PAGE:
In Medieval and Modern Times
Due to the changing conditions of Jewish life, which transformed some of the functions of the rabbinate, semikhah acquired new connotations. In the geonic period the rosh golah, the *exilarch, conferred a license (reshut) only "to effect compromises among litigants, to investigate legal disputes, to act as arbitrator, and to execute legal documents." The geonim too were authorized to appoint scribes, leaders in public worship, judges (*dayyanim), and teachers. In the tenth century *Sherira Gaon wrote: "The row [in the academy] takes the place of the Sanhedrin and its head takes the place of Moses our teacher," thus continuing to a certain extent the claim to a kind of sacred order among the academy scholars. The head referred to evidently is the av bet din. *Samuel b. Ali, Gaon of Baghdad in the 12th century, defined the functions and authority of the av bet din when writing of R. *Zerachiah b. Isaac ha-Levi: "We have ordained him av bet din of the academy and have empowered him to render decisions in money and ritual matters, to proclaim the firstborn permissible for profane use by reason of blemishes, to preach the Torah in public, to deliver lectures, and to appoint an interpreter." The 12th-century traveler *Benjamin of Tudela wrote that in his day the exilarch had the authority to appoint local clergymen in Persia and in many other countries and that they came to him to secure the right to deliver decisions. *Judah b. Barzilai of Barcelona (11th–12th century) distinguished between a ketav minnui, a certificate of appointment as dayyan or head of an academy, and a ketav masmikh, a certificate of ordination "whereby they ordain one of the students to be called rabbi or ḥakham. Cases involving fines are not adjudicated outside Ereẓ Israel and ordination is not effected by the laying on of hands on the head of the ordinand. They merely write a certificate of ordination."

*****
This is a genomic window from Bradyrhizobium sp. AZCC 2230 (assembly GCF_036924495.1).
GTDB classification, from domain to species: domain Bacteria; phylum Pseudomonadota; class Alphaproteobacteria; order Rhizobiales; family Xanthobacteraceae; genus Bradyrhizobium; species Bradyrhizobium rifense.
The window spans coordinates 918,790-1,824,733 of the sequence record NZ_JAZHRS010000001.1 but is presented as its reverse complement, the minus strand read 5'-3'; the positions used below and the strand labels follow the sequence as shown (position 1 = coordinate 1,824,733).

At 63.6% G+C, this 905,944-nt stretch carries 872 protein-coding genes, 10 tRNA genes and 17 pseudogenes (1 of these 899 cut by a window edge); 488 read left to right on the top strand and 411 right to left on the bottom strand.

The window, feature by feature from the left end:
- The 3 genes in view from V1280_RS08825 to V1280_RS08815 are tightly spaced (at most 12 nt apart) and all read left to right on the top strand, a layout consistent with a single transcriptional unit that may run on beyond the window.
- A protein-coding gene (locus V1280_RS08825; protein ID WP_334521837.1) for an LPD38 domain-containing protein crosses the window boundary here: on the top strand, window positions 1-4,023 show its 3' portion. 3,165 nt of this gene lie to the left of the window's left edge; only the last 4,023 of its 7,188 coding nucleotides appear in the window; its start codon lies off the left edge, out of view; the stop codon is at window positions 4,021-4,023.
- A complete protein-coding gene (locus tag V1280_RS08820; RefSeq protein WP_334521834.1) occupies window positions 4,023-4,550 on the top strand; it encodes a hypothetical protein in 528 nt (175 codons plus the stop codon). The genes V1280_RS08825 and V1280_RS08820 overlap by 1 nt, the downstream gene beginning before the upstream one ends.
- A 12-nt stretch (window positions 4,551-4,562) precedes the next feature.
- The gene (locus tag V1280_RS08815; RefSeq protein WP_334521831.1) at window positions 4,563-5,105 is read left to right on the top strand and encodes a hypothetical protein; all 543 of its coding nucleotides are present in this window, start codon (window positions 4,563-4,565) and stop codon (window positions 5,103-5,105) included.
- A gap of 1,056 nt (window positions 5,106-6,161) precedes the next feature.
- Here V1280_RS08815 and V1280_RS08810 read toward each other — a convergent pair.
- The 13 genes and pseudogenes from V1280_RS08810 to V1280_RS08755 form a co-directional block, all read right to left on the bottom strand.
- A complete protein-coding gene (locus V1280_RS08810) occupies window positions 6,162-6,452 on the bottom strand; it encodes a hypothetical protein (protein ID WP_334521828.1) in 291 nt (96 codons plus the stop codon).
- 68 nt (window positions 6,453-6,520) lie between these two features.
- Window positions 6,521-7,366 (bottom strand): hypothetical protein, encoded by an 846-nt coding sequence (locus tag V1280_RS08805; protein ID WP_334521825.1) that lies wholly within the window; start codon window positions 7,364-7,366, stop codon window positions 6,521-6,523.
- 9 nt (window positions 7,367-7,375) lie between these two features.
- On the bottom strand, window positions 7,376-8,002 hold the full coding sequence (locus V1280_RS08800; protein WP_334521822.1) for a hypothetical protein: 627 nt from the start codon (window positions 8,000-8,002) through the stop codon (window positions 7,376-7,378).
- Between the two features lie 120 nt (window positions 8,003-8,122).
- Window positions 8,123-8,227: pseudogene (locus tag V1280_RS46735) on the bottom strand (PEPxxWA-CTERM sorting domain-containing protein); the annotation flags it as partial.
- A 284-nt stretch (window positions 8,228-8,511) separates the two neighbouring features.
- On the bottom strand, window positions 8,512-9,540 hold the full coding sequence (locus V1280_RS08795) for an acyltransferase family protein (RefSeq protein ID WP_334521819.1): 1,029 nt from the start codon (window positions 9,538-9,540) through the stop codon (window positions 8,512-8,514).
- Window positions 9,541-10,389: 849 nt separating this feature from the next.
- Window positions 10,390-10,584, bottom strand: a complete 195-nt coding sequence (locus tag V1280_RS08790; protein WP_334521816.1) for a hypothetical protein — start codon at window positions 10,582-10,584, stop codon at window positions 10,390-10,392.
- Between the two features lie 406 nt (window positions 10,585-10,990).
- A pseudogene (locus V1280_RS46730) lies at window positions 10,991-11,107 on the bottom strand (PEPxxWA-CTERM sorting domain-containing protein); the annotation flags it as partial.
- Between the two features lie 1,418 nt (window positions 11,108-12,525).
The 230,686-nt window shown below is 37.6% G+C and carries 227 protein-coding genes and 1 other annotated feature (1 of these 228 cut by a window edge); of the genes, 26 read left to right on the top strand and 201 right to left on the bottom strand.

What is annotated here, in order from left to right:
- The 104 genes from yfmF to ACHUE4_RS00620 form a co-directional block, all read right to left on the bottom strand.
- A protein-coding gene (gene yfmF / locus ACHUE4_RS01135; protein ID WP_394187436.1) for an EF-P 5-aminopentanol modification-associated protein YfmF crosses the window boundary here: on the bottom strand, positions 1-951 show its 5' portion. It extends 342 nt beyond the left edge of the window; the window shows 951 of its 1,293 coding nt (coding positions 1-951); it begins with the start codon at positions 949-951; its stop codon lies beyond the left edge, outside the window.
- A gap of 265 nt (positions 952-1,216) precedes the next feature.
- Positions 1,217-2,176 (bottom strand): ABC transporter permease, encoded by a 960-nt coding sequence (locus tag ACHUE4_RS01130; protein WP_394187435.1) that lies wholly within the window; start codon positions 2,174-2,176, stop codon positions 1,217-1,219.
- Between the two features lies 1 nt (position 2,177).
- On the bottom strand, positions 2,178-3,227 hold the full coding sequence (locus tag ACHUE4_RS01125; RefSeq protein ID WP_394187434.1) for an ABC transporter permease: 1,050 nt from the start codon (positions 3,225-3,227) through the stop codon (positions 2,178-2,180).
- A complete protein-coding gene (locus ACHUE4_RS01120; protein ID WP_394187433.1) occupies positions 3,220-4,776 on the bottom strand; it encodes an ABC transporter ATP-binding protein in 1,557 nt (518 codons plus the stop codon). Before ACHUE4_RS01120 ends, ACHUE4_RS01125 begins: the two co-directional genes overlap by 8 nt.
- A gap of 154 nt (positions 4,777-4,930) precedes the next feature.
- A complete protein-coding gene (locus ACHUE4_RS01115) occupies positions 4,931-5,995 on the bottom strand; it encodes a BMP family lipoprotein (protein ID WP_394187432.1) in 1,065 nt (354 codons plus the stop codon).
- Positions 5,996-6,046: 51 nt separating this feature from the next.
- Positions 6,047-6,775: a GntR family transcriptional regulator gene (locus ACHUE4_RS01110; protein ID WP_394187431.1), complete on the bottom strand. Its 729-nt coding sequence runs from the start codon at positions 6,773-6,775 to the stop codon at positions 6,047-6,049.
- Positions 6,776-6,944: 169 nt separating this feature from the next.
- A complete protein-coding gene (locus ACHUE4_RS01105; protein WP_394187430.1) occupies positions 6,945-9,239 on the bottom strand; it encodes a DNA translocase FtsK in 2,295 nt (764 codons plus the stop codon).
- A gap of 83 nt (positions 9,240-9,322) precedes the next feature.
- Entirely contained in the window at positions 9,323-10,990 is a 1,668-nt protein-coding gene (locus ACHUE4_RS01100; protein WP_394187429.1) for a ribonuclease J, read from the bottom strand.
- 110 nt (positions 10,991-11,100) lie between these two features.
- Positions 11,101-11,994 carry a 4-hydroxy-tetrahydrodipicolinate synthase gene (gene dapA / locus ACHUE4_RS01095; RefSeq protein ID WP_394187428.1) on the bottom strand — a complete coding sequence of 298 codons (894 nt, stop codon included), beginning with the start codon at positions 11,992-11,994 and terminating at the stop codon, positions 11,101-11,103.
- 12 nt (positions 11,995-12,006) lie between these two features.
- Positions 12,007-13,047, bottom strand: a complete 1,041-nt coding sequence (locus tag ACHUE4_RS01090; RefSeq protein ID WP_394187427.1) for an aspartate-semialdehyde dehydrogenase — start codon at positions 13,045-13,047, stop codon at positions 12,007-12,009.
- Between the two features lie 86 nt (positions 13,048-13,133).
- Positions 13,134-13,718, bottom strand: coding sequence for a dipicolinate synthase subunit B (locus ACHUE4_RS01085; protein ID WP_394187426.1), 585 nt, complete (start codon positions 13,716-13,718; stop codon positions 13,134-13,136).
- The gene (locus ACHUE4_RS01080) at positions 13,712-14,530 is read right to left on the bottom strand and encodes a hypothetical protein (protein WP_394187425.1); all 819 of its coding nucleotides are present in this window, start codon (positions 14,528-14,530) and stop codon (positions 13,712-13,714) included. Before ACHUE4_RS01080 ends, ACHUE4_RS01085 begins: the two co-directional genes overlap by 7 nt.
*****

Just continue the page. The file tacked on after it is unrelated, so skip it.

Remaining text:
These reformulations and transformations of the ancient semikhah tend to show that from the fifth century onward there was both a document of appointment to office and an act conferring powers, which was always of a sacral nature. This was particularly strong in the centralistic and aristocratic regime of the geonic leadership but the sacral element was never present to the same extent as that involved in ancient semikhah. Despite this continuity of many elements of the traditional semikhah, attempts at its complete restoration were made from time to time. As early as the days of *Elijah ha-Kohen Gaon of Palestine in 1083 such an attempt was made. From the very structure and logic of an autonomous pattern of national leadership and of a cultural scale of values in which learning and the scholar were supreme, it can be deduced that everywhere in Jewish communities – even after the 12th century – there was some formula for conferring judicial function and powers and for attesting to scholarly achievements. Of necessity this would be to some greater or lesser extent of a sacral nature. After the *Black Death, and under the influence of diplomas and titles conferred by Christian universities, the term semikhah reappeared in Ashkenaz (Franco-Germany), becoming transformed into a diploma conferred by a teacher on his pupil which affirmed his capacity and right to be judge and teacher. The first waves of the Spanish exiles tended to regard the Ashkenazi semikhah as evidence of an improper pride and imitation of Christian ways. Yet various factors – the messianic hopes entertained after the expulsion, the feeling that it was necessary to respond to exile and dispersion by the restoration of a central sacral authority, and the urge for an authority that could grant penance and absolution to people who labored under a sense of guilt for having lived for some time as *anusim – combined to recall Maimonides' view that in principle semikhah could be restored (see above), and on the basis of this to advocate ordaining one man who would renew the sacral chain of ancient semikhah, thus later restoring the Sanhedrin and paving the way for repentance and the Messiah.